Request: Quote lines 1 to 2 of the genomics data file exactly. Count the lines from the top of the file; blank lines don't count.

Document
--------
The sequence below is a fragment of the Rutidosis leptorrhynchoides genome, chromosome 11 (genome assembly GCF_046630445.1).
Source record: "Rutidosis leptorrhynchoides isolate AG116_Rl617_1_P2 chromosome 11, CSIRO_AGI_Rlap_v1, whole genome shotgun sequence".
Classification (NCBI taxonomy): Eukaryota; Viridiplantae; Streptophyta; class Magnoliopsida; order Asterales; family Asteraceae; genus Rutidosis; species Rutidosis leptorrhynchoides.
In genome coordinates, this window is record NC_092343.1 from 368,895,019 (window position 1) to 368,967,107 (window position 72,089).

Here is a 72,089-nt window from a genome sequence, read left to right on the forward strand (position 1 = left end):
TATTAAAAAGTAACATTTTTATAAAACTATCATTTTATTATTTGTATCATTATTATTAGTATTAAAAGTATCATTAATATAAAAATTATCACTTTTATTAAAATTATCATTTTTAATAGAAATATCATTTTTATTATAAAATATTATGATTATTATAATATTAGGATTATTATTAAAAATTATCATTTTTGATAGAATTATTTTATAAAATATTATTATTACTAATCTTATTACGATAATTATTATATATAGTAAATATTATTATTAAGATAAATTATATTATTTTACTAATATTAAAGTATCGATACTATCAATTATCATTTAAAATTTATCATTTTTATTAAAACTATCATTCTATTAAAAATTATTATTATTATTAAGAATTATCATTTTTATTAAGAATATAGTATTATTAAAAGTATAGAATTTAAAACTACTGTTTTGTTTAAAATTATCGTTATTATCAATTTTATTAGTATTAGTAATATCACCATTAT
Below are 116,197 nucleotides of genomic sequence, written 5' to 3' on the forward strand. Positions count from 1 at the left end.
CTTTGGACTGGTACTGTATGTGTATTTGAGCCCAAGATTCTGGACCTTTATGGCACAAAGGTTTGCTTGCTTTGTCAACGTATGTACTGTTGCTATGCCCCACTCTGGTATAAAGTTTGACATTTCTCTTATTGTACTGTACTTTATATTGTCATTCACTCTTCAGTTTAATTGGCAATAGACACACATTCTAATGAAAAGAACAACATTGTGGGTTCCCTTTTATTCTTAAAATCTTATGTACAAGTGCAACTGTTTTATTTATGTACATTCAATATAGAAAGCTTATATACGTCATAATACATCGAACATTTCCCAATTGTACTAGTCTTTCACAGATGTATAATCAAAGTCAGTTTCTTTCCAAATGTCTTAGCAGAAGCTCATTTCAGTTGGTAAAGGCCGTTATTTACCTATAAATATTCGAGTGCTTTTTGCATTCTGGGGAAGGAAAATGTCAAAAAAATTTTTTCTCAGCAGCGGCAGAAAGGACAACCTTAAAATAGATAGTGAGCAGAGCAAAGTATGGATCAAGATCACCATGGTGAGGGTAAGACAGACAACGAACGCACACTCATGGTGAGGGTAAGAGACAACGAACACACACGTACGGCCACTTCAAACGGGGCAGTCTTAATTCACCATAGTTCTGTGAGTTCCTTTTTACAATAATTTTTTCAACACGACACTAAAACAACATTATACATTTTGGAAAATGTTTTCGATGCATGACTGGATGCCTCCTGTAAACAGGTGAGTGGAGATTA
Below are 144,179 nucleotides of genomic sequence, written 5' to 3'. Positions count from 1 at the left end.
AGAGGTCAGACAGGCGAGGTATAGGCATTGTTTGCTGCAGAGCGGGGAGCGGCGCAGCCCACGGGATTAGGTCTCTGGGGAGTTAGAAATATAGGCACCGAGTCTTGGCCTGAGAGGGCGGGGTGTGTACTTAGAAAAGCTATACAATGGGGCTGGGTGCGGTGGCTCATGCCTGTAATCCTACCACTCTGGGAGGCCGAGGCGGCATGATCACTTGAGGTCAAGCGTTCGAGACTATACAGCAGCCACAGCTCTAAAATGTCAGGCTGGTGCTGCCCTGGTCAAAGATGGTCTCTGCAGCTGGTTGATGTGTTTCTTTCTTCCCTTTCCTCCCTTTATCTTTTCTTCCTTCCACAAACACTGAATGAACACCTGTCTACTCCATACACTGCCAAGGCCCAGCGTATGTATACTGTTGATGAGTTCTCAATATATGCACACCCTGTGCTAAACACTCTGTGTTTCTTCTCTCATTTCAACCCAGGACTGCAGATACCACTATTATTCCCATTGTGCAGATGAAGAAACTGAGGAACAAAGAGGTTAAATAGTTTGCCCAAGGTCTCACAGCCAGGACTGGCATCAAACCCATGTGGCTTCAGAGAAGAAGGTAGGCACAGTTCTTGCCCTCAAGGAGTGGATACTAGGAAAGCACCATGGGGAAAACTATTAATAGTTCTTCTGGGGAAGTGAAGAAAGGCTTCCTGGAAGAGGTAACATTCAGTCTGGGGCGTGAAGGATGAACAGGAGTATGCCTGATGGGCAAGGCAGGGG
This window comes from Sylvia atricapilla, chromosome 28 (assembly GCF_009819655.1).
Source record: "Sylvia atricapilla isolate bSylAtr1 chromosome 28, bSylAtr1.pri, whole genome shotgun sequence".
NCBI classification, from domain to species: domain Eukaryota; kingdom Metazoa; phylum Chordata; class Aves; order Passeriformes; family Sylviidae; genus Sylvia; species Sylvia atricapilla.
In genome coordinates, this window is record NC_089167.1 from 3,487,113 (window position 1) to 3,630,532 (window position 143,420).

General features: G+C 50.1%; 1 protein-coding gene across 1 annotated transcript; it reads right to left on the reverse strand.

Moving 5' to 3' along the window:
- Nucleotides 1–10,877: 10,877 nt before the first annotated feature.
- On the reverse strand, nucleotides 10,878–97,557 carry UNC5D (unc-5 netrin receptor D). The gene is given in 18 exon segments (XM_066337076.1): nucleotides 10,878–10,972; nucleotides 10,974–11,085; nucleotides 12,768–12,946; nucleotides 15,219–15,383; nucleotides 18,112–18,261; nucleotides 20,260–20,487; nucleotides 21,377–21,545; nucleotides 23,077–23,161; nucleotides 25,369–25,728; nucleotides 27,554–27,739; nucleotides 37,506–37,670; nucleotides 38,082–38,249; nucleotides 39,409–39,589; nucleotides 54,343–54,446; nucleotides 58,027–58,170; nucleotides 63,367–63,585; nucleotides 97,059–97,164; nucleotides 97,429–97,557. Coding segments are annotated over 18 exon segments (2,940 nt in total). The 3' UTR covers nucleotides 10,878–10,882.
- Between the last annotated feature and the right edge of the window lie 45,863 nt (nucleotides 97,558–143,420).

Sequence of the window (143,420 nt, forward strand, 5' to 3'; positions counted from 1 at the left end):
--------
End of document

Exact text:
The sequence below is a fragment of the Rutidosis leptorrhynchoides genome, chromosome 11 (genome assembly GCF_046630445.1).
Source record: "Rutidosis leptorrhynchoides isolate AG116_Rl617_1_P2 chromosome 11, CSIRO_AGI_Rlap_v1, whole genome shotgun sequence".